Teens In The News: Michael, Glenn, and Graham
Seen any teens in the news? Let us know! If we post about it, we'll give you credit for the tip. Email us at rebelution [dot] blogspot [at] gmail [dot] com.Michael Viscardi - Science Champion: 16-year-old Michael Viscardi, a homeschool student from San Diego, California, has been making headlines for his victory in the prestigious Siemens Westinghouse Competition in Math, Science and Technology, winning a $100,000 scholarship.
The Associated Press reports: [HT: Hannah and The Insomniac.]
Viscardi tackled a 19th century math problem known as the Dirichlet problem, formulated by the mathematician Lejeune Dirichlet. The theorem Viscardi created to solve it has potential applications in the fields of engineering and physics, including airplane wing design.
Glenn Wolsey - Online Entrepeneur: At 13 years old, New Zealander Glenn Wosley is the founder, owner, and contributor to Macs N Pods, an website devoted to news, reviews, articles, discussion, and how to's for Apple products. Started only four months ago, the site already has 1.2 million hits, and international advertisers are paying to take space on Wosley's site.
Homeschooled since he was nine, Wosley is also the reigning champion of the New Zealand Schools Web Design Challenge, beating out over 2,500 entrants last month with a site he designed about the sport cricket.
Wosley's story is a good example of the importance of both personal intiative and networking. The Manawatu Standard reports:
Wolsey is self taught in web design, but has had help from US online innovator Tim Robertson, whose own site gets 20 million hits a month. "I found Tim through Google, told him how much I liked his site and what I was doing, and he has become a mentor to me," Wolsey said.
Graham Bensinger — Sports Broadcaster: At 18 years old, Graham Bensinger is already making his mark as one of the hottest sports broadcasters in the nation. Host of "The Graham Bensinger Show," a weekly sports show carried each Saturday on ESPN Radio 1380 AM in St. Louis, Missouri, Graham started his preparation during his early teen years.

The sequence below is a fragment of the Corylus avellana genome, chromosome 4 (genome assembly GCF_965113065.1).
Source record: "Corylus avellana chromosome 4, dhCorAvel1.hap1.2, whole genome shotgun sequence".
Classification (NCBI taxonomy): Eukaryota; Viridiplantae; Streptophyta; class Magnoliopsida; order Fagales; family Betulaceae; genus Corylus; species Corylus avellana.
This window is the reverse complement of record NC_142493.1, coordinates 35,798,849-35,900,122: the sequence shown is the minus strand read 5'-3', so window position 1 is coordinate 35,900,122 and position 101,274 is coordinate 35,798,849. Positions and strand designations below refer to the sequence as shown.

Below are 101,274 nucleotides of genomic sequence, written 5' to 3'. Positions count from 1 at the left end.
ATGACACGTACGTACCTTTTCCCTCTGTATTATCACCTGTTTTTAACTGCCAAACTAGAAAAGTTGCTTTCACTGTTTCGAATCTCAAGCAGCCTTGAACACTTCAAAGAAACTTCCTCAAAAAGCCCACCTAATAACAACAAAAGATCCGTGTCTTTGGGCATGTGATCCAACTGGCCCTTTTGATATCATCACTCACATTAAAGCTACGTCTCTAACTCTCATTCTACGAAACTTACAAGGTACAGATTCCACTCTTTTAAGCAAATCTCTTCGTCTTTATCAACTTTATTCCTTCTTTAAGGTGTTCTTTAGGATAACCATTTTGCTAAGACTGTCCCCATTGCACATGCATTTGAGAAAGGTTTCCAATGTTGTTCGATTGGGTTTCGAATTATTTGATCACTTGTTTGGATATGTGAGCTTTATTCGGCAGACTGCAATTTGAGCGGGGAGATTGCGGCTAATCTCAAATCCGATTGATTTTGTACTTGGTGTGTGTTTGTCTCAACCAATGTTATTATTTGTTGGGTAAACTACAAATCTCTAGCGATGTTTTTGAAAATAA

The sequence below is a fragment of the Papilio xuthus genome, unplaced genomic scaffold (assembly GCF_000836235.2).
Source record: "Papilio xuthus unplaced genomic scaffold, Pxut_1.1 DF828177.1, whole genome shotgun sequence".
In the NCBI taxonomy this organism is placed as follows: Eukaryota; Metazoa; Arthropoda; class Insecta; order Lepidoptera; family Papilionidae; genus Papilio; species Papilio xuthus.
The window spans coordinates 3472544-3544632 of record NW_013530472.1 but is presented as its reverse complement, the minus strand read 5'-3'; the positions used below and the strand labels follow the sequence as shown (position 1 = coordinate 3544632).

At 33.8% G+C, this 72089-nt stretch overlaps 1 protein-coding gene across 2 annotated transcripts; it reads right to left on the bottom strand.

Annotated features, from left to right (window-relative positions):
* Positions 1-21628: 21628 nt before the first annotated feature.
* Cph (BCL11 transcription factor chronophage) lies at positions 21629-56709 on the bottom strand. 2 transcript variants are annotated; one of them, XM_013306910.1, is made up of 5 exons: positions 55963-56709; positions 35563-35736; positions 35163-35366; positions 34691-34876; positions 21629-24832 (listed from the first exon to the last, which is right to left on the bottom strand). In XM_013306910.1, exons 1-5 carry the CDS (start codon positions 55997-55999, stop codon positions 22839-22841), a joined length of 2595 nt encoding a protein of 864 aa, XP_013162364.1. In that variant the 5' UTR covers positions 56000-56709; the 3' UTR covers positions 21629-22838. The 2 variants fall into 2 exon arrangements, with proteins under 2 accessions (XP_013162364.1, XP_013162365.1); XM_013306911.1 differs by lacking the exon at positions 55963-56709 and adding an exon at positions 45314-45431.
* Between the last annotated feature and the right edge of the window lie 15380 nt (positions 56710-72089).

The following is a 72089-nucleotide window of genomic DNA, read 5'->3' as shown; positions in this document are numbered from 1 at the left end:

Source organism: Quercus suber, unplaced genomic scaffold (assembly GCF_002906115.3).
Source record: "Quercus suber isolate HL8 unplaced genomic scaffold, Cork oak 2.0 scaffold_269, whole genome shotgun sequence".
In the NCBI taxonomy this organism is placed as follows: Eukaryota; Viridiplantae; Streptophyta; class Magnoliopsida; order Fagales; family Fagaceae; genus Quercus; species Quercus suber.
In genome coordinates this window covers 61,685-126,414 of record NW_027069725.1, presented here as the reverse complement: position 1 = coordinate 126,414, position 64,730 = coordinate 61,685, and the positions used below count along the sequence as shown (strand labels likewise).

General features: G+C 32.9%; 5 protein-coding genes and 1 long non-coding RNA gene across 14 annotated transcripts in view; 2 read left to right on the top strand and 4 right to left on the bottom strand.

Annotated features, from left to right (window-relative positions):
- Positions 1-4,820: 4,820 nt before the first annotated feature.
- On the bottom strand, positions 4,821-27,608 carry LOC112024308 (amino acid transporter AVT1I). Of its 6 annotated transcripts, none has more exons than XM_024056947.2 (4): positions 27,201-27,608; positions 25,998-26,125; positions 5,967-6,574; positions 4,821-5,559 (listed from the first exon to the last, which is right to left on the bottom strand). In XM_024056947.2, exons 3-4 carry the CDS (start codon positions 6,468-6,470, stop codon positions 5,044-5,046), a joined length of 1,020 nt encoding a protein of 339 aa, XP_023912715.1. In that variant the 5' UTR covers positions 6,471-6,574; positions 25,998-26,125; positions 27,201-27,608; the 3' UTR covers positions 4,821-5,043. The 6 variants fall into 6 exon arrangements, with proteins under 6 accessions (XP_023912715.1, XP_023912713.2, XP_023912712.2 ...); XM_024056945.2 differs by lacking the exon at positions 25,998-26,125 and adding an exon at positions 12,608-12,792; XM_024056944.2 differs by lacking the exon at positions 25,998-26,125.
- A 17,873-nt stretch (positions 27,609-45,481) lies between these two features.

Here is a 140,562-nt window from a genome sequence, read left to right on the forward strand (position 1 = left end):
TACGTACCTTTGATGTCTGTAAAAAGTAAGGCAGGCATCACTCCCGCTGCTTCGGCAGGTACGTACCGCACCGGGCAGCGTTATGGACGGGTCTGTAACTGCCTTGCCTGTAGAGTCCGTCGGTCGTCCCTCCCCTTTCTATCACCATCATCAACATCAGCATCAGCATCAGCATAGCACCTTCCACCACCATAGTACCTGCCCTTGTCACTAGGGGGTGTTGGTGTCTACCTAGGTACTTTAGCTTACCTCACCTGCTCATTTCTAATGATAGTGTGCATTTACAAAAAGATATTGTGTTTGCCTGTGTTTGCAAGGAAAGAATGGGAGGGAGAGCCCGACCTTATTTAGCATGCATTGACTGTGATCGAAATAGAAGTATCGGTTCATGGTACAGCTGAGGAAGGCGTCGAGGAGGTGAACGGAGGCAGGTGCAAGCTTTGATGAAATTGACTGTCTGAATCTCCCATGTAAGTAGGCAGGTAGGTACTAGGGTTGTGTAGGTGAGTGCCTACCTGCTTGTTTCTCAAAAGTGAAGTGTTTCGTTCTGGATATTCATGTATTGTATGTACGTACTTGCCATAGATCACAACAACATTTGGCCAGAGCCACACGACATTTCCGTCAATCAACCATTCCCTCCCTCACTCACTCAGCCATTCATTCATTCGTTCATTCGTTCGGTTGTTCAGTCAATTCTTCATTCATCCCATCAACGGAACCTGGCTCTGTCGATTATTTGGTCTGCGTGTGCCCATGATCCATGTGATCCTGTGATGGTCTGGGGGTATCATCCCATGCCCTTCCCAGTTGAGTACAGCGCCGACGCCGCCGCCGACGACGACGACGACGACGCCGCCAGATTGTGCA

A sports fan for as long as he can remember, Bensinger launched an Internet radio show in January 2001, at the age of thirteen. To get his first interviews, Graham sent out fifty letters to former professional athletes, many of whom were baseball Hall of Famers. Out of the fifty, four responded, and Graham got his first interviews. From there, he began contacting the agents and publicists of potential interviewees, and slowly but surely worked his way up.
In August 2003, his show began airing on Sporting News Radio, and a year later he signed a contract with ESPN Radio. While seemingly a rookie by industry standards, because Graham prepared throughout his teen years, his experience is that of a seasoned veteran. His list of interviews include icons like John Madden and Bob Costas; legends like Muhammad Ali, Jim Brown, and Dan Marino; talents like Terrell Owens and Serena Williams; as well as two interviews with OJ Simpson.
In a November feature article on CNN.com, we are told: [HT: The Homeschool Revolution]
Bensinger says his age can be both a help and a hindrance when going after interviews, noting that when he started, some athletes did not want to have anything to do with him...Notice how these excerpts confirm and enhance principles we've spoken about on The Rebelution:
"I think as I've continued to get interviews," he says, "people see that I'm working hard, that I'm doing my homework, [and] the age doesn't have as much of an effect..."
While other teens may spend their free time hanging out with friends, Bensinger devotes hours to research, arranging and confirming guests, preparing questions and reading the latest sports headlines...
"Sure, you sacrifice some valuable time with friends," he says. "But on the same note, I love what I'm doing, and I know where I want to be in life and know where I want to get in life..."
"I think the difference between those who are successful in life and those who aren't is whether or not you have the drive and motivation and follow [your dream]," Bensinger says.
"Sure, people are going to say 'No,' and say, 'You can't do this' and 'You can't do that.' ... But if you work hard, in the end you will succeed."
- Many people in our society do not expect young people to be capable of quality work.
- The way to success and accomplishment is hard work (i.e. "doing hard things").
- Young people who are willing to do hard things prove that preparation — not age — is the deciding factor in a person's ability to perform a responsibility.
- When you have a calling and a vision, you have to sacrifice. But it's worth it.
Friends, as Christians we have a calling that is higher than any earthly dream. People like Graham, Michael, and Glenn prove our potential, but the question is whether we are willing to take the principle and apply it to our own lives and to matters of eternal significance. Are we? Because that's what it means to be a rebelutionary.
"The Christian ideal has not been tried and found wanting; it has been found hard and left untried." — G.K. Chesterton
Do Hard Things™